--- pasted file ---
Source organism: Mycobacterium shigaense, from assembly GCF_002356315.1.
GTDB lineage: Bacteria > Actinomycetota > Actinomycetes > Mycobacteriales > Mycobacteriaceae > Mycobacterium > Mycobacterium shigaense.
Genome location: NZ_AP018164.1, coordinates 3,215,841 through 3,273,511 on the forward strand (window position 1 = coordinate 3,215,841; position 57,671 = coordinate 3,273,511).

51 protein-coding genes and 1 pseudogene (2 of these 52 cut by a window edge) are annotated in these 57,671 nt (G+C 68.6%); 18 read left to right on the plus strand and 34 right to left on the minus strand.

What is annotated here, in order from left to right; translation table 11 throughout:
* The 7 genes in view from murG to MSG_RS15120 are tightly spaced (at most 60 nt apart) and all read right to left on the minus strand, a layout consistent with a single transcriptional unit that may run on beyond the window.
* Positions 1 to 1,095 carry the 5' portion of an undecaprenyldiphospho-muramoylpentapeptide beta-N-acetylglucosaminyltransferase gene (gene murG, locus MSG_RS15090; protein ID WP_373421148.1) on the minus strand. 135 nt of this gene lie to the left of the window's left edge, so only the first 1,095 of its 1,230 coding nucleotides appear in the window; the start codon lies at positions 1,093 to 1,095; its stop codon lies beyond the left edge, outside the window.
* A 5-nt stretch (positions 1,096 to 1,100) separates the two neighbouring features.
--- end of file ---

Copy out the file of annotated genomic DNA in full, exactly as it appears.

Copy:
Source organism: Mycobacterium shigaense, from assembly GCF_002356315.1.
GTDB lineage: Bacteria > Actinomycetota > Actinomycetes > Mycobacteriales > Mycobacteriaceae > Mycobacterium > Mycobacterium shigaense.
Genome location: NZ_AP018164.1, coordinates 3,215,841 through 3,273,511 on the forward strand (window position 1 = coordinate 3,215,841; position 57,671 = coordinate 3,273,511).

51 protein-coding genes and 1 pseudogene (2 of these 52 cut by a window edge) are annotated in these 57,671 nt (G+C 68.6%); 18 read left to right on the plus strand and 34 right to left on the minus strand.

What is annotated here, in order from left to right; translation table 11 throughout:
* The 7 genes in view from murG to MSG_RS15120 are tightly spaced (at most 60 nt apart) and all read right to left on the minus strand, a layout consistent with a single transcriptional unit that may run on beyond the window.
* Positions 1 to 1,095 carry the 5' portion of an undecaprenyldiphospho-muramoylpentapeptide beta-N-acetylglucosaminyltransferase gene (gene murG, locus MSG_RS15090; protein ID WP_373421148.1) on the minus strand. 135 nt of this gene lie to the left of the window's left edge, so only the first 1,095 of its 1,230 coding nucleotides appear in the window; the start codon lies at positions 1,093 to 1,095; its stop codon lies beyond the left edge, outside the window.
* A 5-nt stretch (positions 1,096 to 1,100) separates the two neighbouring features.